Chattanooga-area colleges are seeing continued interest in online classes for the fall 2021 semester, despite some classrooms reopening by the end of the last academic year and requirements for masks and distancing falling away as the COVID-19 pandemic wanes.
The Tennessee Board of Regents has suspended online course fees for community colleges for the 2021-22 year, and colleges anticipate online courses to continue growing in demand, according to a June report by the Tennessee Comptroller of the Treasury.
As of Thursday, Cleveland State Community College's enrollment for the fall semester includes 54% of students taking courses in person and 46% of students enrolled in online courses, said Barsha Pickell, vice president for academic affairs.
"Back in January when we weren't sure how things were going to go, we obviously planned for a variety of course modalities. We planned for about a third face-to-face classes, a third hybrid and a third online," Pickell told the Times Free Press last week. "Our thinking was to give ourselves some flexibility to see what happened, but also to give students flexibility in how they wanted to take classes and just to kind of see how those played out to see what the demand was post-pandemic."
Pickell said that while some students dislike online learning, others have found it to be a more suitable option for certain learning styles and lifestyles.
"As a community college, we have a lot of adult students and students who are working, and so an online class gives them the flexibility to maintain their work schedule and to do the classes on their own time, at their own speed," Pickell said. "So for a lot of working adults with families, or even our traditional college-age students who are also trying to work, online provides them the flexibility they need and so I think that's why it is growing in popularity."
Chattanooga State Community College's ChattState Online program offers more than 30 degree programs online through the school or TN eCampus, an option available to students enrolled in community colleges to complete their coursework online.
The school also offers a variety of course types: in person on a schedule; online anytime, where students learn in a fully online, asynchronous format and includes TN eCampus courses; some online, some in person (hybrid); and virtual with scheduled Zoom calls, considered fully online and synchronous.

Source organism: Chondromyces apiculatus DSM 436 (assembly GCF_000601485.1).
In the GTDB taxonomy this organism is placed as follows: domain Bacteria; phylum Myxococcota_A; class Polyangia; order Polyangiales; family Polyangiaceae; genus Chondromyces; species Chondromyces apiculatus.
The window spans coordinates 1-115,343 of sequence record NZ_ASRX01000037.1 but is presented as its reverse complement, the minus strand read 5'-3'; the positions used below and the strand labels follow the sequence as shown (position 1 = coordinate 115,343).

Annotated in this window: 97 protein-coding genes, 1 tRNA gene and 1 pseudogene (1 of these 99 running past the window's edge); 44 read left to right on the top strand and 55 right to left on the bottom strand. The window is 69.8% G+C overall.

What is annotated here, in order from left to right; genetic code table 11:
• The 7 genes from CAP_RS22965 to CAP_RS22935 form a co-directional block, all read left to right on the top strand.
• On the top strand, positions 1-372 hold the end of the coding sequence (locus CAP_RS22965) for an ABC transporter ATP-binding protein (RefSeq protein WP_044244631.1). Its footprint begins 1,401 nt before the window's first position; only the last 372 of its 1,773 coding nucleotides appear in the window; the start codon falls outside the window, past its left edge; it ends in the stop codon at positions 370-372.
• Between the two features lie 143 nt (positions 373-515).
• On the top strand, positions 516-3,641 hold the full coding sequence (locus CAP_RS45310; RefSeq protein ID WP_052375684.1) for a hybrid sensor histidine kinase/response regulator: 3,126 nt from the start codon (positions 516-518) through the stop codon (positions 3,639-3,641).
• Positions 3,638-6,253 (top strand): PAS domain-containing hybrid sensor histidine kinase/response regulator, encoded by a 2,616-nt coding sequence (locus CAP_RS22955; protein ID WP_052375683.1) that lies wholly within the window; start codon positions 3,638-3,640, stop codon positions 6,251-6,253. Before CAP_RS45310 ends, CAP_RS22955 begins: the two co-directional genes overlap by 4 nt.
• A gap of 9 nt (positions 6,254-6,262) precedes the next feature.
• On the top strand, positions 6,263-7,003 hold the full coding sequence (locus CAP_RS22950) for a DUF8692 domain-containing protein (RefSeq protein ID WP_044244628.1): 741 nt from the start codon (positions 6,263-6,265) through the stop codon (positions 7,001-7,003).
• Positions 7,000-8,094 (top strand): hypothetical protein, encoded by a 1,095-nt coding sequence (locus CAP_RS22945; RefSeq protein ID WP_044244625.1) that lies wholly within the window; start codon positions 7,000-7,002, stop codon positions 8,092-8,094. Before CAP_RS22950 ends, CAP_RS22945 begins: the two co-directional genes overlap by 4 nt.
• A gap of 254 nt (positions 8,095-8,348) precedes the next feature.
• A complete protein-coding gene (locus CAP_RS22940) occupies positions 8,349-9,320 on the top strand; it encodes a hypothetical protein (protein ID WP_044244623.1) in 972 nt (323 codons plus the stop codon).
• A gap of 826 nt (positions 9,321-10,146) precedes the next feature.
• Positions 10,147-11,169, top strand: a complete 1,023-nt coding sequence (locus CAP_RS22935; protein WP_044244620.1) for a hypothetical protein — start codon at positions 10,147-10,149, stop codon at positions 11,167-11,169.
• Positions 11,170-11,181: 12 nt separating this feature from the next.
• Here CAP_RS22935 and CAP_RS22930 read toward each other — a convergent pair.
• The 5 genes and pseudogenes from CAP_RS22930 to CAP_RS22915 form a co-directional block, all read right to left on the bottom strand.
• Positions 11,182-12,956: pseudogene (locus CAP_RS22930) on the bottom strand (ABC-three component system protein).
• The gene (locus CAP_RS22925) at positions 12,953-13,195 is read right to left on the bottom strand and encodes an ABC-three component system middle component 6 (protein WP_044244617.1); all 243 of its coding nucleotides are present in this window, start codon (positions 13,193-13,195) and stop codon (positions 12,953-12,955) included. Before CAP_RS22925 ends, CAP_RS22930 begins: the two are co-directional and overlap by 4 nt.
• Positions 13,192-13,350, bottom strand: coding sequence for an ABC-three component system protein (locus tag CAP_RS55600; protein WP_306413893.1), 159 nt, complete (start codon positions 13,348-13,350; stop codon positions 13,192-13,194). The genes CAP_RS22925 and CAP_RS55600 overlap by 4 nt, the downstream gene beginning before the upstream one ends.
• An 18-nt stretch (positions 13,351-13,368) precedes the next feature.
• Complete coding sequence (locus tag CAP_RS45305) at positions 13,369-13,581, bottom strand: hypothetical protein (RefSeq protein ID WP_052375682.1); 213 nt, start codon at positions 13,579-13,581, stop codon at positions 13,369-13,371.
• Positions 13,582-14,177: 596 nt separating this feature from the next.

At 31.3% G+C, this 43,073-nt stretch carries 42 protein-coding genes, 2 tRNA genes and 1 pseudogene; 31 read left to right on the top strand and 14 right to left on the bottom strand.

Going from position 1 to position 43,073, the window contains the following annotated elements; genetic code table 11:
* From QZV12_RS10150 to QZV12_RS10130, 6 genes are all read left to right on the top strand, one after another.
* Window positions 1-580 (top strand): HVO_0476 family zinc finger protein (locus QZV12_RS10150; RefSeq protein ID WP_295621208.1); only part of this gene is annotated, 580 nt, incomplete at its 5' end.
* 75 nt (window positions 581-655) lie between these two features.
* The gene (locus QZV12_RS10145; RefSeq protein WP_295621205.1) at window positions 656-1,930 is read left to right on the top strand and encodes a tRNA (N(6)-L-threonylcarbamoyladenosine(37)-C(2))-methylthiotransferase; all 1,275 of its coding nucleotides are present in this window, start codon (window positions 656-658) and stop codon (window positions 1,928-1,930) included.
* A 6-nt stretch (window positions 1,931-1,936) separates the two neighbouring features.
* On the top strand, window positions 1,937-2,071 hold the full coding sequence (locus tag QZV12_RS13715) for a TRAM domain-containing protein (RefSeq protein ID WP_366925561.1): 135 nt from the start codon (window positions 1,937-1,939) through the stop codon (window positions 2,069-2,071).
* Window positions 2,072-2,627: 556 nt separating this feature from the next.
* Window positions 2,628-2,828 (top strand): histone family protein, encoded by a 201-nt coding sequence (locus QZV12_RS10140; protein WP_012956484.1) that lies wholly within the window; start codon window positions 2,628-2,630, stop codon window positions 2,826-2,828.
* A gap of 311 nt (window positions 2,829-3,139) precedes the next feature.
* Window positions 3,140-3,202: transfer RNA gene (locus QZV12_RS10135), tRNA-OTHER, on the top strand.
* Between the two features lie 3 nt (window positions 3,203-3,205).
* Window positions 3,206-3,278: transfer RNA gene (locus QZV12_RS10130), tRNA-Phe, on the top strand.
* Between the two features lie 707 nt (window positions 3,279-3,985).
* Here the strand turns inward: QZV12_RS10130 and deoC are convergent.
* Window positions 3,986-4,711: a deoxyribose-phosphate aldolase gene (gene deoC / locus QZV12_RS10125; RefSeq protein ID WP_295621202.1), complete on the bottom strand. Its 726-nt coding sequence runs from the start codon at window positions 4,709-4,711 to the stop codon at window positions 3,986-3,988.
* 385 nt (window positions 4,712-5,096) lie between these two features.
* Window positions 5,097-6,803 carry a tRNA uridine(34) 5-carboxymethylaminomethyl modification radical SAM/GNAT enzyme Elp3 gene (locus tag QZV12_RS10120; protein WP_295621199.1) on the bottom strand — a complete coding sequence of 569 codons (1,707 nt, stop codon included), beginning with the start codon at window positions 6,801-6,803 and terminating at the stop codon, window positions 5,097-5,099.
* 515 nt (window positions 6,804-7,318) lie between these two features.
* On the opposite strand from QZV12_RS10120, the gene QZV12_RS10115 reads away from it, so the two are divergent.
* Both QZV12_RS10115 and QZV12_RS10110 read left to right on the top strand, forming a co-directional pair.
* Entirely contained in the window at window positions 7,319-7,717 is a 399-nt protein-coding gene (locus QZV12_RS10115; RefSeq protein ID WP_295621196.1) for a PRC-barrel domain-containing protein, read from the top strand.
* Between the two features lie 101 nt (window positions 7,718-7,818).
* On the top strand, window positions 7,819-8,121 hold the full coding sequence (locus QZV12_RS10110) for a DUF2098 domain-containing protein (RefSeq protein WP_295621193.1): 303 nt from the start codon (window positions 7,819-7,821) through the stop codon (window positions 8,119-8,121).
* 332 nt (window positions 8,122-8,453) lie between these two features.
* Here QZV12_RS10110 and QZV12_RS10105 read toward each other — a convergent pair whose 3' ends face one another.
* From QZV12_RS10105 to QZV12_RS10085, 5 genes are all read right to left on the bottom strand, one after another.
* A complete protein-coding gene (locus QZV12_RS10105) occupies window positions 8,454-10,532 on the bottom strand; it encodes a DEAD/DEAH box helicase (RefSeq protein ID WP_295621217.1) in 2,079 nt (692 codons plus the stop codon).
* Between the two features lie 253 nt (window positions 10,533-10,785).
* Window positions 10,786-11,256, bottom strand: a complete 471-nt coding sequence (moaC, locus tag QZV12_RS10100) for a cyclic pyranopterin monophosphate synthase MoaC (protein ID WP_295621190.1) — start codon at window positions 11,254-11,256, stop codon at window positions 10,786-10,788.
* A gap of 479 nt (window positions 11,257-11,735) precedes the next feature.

Beth Norton, vice president for academic affairs, said Chattanooga State didn't have the virtual learning with scheduled Zoom calls option in fall 2019. The school has reduced the number of classes for that class type this fall to focus on in-person learning, but Norton said there is a growing demand for classes with online options, possibly due to ongoing concerns about COVID-19.
"I wonder, too, is it just students are afraid to come back on campus? We kept hearing students want to be back on campus and that's why we planned a largely in-person schedule, but I think with the news of the variant out there I think there's a lot of uncertainty still," Norton told the Times Free Press last week. "I think that could be a reason we're seeing more interest in online, or maybe students have just taken online classes due to the pandemic and then decided that they prefer those."
The University of Tennessee at Chattanooga offered about 80% of classes in a face-to-face setting and 20% in a hybrid or online setting before the pandemic, UTC Provost Jerold Hale said in an email.
In fall 2020, 63% of courses offered at UTC were completely online and mostly asynchronous, and for the coming fall about 22% of classes will be completely online and mostly asynchronous, Hale said.
At Cleveland State, Pickell said improvements to online offerings have helped improve the reputation of online learning.
"I think also the improvements we made in online education, for a long time it had a stigma of being not as good. But with COVID, we made a concerted effort to train our faculty, to help them create and design really good courses that were online, and so that's going to pay dividends moving forward. Those changes we made, the improvements we made are going to serve as well and our students well even after the pandemic."
In June, the UT Board of Trustees approved a new fully online degree program at UTC, the bachelor of applied science in applied leadership, which awaits approval from the Tennessee Higher Education Commission. The degree primarily will target nontraditional students with work experience and some college credits without a degree.
Hale said the school wants to continue growing online course offerings for nontraditional students while still appealing to a traditional campus experience.
"We'd like to bring those non-traditional students back and provide a vehicle for them to complete college," he said. "Those efforts will be in addition to, and not instead of, continuing to meet the needs of traditional students."
Contact Anika Chaturvedi at email@example.com or 423-757-6592.
Chattanooga State student enrollment by courses: fall semesters 2019-2021
*Note: Chattanooga State is still enrolling students for fall 2021
In person on a schedule: 57%
Online anytime: 27%
Some online, some in person: 13%
Virtual with scheduled Zoom calls: 0%
In person on a schedule: 2%
Online anytime: 34%
Some online, some in person: 10%
Virtual with scheduled Zoom calls: 51%
In person on a schedule: 36%
Online anytime: 29%
Some online, some in person: 27%
Virtual with scheduled Zoom calls: 11%
Source: Chattanooga State Community College